BISMARCK — “Sovereignty” was a go-to term for Democratic hopefuls at the Native American Presidential Candidate Forum in Sioux City, Iowa, last month. Many of the candidates said they would seek to better honor tribal sovereignty if elected president.
To better understand the issue of sovereignty as it relates to indigenous nations, a reporter sat down with Wayne Ducheneaux II, executive director of the St. Paul-based Native Governance Center, during the United Tribes Technical College Tribal Leaders Summit held in Bismarck earlier this month.
Here’s how Ducheneaux, a citizen of the Cheyenne River Sioux Nation in South Dakota, explained sovereignty.
What does sovereignty mean?
Sovereignty is just basically the right of a people to organize, gather and rule themselves to decide their own fates.
Does sovereignty vary from tribe to tribe based on the treaties?
No. Sovereignty is something all tribes had inherently prior to contact (with colonists). It’s something we’ve maintained through contact through treaties. Sovereignty isn’t something someone gives you. It’s something you have. Tribes in this country from time immemorial had the sovereignty inherent in them to govern how they live, how they breathe, how they rule. How we’ve expressed those things are through different documents. Now in modern times it’s our constitutions and those types of things.
So then, for example, the Treaty of Fort Laramie didn’t give the Sioux their sovereignty?
No. The treaty at Fort Laramie gave Americans rights just as much as it did Indian people. What the treaty is, is an agreement between two sovereigns, saying this is who we are, this is what we do, and this is our agreement with each other. We agreed in the 1868 treaty that we would move, we would occupy this certain (area), but we would maintain our rights to hunt, fish, gather, all that type of stuff, wherever we saw fit. But really any non-Indian who comes in and settles in this region, then to today, you are expressing the treaty rights you received. Everybody in America has treaty rights. They’re just vested differently. With Native communities, it was about reserving things we needed, reserving powers, reserving things we wanted. For non-Native communities, it’s about your right to occupy the space, to use the resources that were granted to you by Native nations.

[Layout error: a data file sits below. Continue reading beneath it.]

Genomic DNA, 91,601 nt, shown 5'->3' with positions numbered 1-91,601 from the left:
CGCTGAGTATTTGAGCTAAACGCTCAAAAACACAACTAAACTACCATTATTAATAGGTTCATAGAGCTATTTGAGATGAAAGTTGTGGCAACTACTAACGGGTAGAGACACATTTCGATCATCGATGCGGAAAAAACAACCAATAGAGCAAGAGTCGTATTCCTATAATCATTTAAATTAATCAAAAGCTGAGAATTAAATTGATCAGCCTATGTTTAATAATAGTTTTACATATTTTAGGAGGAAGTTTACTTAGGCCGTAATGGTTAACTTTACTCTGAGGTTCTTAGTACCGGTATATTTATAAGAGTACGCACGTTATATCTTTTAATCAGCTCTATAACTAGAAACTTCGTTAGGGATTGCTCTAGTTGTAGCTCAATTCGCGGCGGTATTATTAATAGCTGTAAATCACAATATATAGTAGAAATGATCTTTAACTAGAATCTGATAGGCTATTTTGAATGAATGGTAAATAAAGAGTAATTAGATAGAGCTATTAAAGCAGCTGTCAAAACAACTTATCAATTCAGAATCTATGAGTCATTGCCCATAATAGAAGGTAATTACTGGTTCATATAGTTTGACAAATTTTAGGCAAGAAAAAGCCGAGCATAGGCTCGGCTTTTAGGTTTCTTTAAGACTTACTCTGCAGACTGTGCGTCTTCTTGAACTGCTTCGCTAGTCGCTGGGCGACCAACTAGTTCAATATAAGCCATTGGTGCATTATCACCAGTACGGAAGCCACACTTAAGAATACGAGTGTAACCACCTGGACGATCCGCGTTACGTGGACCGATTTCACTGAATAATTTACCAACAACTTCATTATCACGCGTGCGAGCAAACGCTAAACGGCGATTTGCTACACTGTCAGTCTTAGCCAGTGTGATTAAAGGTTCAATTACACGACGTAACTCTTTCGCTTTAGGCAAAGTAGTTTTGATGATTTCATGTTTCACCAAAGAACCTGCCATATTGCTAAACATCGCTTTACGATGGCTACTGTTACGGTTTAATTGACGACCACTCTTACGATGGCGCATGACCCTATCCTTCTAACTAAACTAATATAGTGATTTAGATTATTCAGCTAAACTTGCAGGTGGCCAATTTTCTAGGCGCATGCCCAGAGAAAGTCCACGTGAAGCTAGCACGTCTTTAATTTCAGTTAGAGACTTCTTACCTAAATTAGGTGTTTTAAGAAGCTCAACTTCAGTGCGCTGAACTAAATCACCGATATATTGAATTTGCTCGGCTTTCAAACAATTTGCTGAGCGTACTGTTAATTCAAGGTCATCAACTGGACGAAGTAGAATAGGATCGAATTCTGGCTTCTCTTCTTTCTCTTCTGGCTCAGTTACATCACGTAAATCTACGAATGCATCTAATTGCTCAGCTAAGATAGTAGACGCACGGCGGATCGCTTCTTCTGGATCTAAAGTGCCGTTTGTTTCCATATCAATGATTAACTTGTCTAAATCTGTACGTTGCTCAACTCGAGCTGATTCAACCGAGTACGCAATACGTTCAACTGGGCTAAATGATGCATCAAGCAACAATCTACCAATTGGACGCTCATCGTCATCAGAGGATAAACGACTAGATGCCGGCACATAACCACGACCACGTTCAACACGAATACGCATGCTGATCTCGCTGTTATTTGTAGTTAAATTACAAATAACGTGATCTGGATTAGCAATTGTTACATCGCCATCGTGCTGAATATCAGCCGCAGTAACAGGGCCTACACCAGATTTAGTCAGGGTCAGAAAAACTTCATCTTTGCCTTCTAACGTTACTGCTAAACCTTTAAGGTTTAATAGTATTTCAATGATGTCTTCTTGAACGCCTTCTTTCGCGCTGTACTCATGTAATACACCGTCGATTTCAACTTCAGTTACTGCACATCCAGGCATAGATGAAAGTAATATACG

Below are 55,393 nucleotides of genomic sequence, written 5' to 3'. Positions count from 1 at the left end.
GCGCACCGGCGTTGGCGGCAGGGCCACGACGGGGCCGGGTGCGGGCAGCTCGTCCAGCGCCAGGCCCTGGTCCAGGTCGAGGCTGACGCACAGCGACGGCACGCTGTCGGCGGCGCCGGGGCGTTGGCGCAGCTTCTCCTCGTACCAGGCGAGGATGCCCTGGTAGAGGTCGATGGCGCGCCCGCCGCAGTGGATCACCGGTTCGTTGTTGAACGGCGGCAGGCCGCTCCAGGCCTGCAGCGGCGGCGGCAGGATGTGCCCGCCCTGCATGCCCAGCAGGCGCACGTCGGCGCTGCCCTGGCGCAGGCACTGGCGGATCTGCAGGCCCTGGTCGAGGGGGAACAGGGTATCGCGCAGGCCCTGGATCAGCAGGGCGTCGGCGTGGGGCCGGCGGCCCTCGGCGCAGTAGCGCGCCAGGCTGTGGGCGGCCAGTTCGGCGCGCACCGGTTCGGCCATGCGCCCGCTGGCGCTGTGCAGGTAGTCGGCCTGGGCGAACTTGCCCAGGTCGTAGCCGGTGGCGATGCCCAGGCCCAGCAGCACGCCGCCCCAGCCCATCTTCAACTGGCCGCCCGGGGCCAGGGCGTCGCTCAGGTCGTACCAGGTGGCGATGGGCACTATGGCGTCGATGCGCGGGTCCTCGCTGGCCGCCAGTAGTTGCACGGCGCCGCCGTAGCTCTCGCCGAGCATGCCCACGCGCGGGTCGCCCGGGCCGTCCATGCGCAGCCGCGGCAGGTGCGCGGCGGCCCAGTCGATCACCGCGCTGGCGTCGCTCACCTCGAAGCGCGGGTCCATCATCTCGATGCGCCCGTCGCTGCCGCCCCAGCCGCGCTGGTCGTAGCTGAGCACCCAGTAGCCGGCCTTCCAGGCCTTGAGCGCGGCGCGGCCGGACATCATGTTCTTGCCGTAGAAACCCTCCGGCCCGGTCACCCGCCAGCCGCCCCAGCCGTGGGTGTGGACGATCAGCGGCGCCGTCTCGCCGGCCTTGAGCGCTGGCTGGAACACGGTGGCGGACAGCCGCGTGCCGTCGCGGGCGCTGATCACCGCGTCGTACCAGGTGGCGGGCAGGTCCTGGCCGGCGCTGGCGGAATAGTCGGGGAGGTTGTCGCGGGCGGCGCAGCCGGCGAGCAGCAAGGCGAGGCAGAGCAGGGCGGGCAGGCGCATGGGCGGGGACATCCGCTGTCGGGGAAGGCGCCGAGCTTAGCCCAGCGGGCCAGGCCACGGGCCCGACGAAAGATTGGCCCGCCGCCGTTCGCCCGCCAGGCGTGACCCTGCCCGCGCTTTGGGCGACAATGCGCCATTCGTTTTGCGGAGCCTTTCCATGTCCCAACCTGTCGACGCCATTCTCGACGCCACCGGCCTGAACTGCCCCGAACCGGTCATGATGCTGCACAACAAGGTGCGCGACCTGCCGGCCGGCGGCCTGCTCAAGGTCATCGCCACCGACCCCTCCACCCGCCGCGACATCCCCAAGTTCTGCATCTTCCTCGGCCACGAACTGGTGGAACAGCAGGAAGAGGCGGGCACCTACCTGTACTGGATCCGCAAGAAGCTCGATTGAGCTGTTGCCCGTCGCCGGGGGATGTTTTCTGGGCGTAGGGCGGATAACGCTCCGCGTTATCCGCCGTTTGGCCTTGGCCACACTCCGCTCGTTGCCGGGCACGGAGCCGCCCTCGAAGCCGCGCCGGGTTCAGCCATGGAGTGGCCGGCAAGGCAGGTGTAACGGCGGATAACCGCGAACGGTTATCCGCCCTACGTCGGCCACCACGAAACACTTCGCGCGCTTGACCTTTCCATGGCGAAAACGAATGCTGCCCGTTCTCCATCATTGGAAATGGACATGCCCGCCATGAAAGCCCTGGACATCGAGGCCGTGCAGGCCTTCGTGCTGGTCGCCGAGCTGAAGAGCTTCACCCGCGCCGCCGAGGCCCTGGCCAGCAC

How are sovereignty and treaty rights intertwined?
Because tribes are sovereign nations, we have the ability to treat. Tribal nations having the status of having sovereignty allowed for treaties to happen. If you look back at the formation of the United States, some of the very first things they did as the United States of America after they declared independence from Britain was to create treaties with Native nations to show as an exercise of their sovereignty that they could treat with these Native nations.
In what ways is the U.S. government honoring sovereignty?
States are realizing now more and more the benefits that tribes provide to their economies, to their governments, to their people in general, so I think they’re more and more getting better. For the federal government, there’s a lot of work to be done. I can’t beat around the bush there. It’s so disparate because you have 573 federally recognized tribes all dealing as separate sovereigns. A lot of work there that has to be done is about bringing people together. It’s something that’s not really being done well at all in this administration.